Buyer’s guide to the Renault Clio

Buyer’s guide to the Renault Clio

Looking at a new supermini? Here’s everything you need to know about one of the best in its class.

The Clio is Renault’s best-selling car by some margin, and it’s easy to see why with its affordable pricing and stylish looks.

Renault has kept those two factors with its latest model but is making its new supermini even more appealing thanks to a classier interior, and a chassis that allows for electrification. It’s now the most spacious car in its class – offering a remarkable 391-litre boot.

Renault has Clio made some vast improvements to the new model, so what else do you need to know?

What engines are available?

See Available Clio deals


At launch, Renault is offering four engines on the Clio, with the range beginning with a naturally-aspirated three-cylinder 1.0-litre petrol engine, (SCe 75) which is paired to a five-speed manual gearbox. It develops just 71bhp (largely because it’s not turbocharged), so this engine is really best just for city use or new drivers, with 0-60mph taking a lengthy 16.2 seconds to reach. As for efficiency, it will manage 52.3mpg, with CO2 emissions of 111g/km.

The 99bhp 1.0-litre turbocharged petrol engine is the pick of the range (TCe 100) – delivering plenty of torque, while also coming with the option of a five-speed manual gearbox or a CVT automatic. It’s capable of 0-60mph in 11.6 seconds and returns a claimed 54.3mpg. The CO2 emissions are as low as 99g/km.

If you fancy something with a bit more punch, opt for the TCe 130, which utilises a 1.3-litre turbocharged petrol engine producing 128bhp. It’s paired as standard to a seven-speed dual-clutch automatic transmission. This can hit 0-60mph in a sprightly 8.8 seconds, while managing 49.6mpg and CO2 emissions of 118g/km.

If you’re looking for something even more efficient, opt for the diesel Blue dCi 85, which features a 1.5-litre engine producing 84bhp. Paired to a six-speed manual gearbox, it reaches 0-60mph in a slightly slow 14.5 seconds. Though it’s remarkably good on fuel – returning up to a claimed 67.3mpg, with CO2 emissions of 94g/km.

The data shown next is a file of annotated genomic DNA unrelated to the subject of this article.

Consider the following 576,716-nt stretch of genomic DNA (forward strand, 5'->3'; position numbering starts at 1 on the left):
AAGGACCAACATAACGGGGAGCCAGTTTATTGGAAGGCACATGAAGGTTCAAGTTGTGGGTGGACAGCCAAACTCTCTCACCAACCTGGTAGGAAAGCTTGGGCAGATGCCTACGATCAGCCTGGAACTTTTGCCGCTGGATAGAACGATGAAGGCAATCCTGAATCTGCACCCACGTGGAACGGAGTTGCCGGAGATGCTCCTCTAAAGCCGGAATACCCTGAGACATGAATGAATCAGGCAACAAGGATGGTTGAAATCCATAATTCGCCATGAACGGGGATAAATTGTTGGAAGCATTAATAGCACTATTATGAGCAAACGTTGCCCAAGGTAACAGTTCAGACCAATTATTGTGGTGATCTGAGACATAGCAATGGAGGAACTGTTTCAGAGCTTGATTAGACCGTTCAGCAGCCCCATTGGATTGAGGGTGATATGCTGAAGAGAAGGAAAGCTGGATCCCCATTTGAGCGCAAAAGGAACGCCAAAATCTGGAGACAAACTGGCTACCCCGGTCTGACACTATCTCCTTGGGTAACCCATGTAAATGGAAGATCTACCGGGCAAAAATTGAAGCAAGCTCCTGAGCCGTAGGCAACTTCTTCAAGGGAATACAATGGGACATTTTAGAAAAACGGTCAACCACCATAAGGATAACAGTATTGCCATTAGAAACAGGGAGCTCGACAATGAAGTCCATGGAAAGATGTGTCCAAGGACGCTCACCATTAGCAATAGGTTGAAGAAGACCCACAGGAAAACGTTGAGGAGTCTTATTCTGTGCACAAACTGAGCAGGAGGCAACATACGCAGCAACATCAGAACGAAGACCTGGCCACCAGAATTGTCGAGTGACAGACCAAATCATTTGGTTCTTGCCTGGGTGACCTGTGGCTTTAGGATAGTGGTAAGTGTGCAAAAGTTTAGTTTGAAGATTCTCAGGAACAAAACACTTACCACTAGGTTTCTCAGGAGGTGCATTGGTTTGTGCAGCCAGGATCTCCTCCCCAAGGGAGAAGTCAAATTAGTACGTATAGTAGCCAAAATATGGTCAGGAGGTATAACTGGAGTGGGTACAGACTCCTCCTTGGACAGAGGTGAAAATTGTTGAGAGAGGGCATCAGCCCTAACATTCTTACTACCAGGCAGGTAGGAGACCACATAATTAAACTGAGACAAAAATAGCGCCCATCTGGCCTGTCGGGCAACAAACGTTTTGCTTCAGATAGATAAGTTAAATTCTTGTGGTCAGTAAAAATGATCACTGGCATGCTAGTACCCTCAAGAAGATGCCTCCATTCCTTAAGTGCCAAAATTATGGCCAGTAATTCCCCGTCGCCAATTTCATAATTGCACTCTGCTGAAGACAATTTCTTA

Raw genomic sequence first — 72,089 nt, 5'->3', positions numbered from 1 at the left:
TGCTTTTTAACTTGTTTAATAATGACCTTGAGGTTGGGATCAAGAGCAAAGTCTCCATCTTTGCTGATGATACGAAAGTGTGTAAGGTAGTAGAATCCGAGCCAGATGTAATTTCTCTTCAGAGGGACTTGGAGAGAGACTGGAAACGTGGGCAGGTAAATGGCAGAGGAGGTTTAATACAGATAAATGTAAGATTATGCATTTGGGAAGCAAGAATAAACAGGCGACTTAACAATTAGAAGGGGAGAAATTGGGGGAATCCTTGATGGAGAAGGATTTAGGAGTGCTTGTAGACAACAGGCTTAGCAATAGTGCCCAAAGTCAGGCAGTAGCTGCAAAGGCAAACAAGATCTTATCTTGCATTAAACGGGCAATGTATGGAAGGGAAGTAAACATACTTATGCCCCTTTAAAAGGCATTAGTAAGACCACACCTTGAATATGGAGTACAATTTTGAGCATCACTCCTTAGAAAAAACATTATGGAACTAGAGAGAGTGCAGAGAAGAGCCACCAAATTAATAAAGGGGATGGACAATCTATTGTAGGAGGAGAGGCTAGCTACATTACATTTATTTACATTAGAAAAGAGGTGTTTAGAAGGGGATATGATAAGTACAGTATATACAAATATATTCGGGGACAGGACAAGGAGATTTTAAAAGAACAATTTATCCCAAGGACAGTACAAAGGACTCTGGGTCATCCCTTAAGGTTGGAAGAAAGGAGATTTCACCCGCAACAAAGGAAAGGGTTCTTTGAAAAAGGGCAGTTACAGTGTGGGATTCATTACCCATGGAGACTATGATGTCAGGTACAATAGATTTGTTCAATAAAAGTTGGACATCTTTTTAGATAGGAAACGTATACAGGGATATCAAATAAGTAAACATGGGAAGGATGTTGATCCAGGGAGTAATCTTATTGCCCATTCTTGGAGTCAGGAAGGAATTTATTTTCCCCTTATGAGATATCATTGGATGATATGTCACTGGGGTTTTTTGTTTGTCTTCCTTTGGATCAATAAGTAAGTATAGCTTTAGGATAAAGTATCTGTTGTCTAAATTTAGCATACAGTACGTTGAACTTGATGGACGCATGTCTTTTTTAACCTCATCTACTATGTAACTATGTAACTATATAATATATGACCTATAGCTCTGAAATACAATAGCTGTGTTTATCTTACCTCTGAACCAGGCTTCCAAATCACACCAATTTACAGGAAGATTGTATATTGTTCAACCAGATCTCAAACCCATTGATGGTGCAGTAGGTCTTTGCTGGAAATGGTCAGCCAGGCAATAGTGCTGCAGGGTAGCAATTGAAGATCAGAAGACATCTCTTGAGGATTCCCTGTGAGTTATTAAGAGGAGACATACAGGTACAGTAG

A mild-hybrid version will be introduced in the middle of 2020, too.

What trim levels are offered?

Four trim levels are offered, with highlights and prices as follows.

Play – from £14,295

Starting equipment is generous, and includes LED headlights, air-conditioning, cruise control, Bluetooth and a host of safety kit including lane keep assist, automatic emergency braking and traffic sign recognition.

Iconic – from £15,295

This grade adds a seven-inch touchscreen with satellite navigation and smartphone mirroring, as well as keyless start, a leather steering wheel, 16-inch alloy wheels and rear parking sensors.

S Edition – from £17,295

On top of Iconic, this features a larger 9.3-inch touchscreen with a digital dials, as well as electric rear windows, climate control and larger 17-inch alloy wheels.

R.S. Line – from £17,795

This range-topping model brings styling that’s inspired by hot Renault Sport models, along with different driving models and a rear-view parking camera with front parking sensors.

What about personalisation?

While the Clio doesn’t excel when it comes to personalisation, buyers will find that there is plenty of choice to make their supermini stand out from the crowd.

Colour packs are a great idea, with buyers able to choose from an orange, red and the ‘chrome and glossy black’ pack – each bringing colour changes to the grille, alloy wheels, chrome strip at the bottom of the doors and at the top of the rear diffuser. These colours also extend to the interior, too.

You can also choose illuminated side sills, boot protection and a cool shark antenna aerial on the roof.

As for colours, aside from the usual whites, greys and blacks, more interesting colours such as Celadon Blue, Valencia Orange and Flame Red available.

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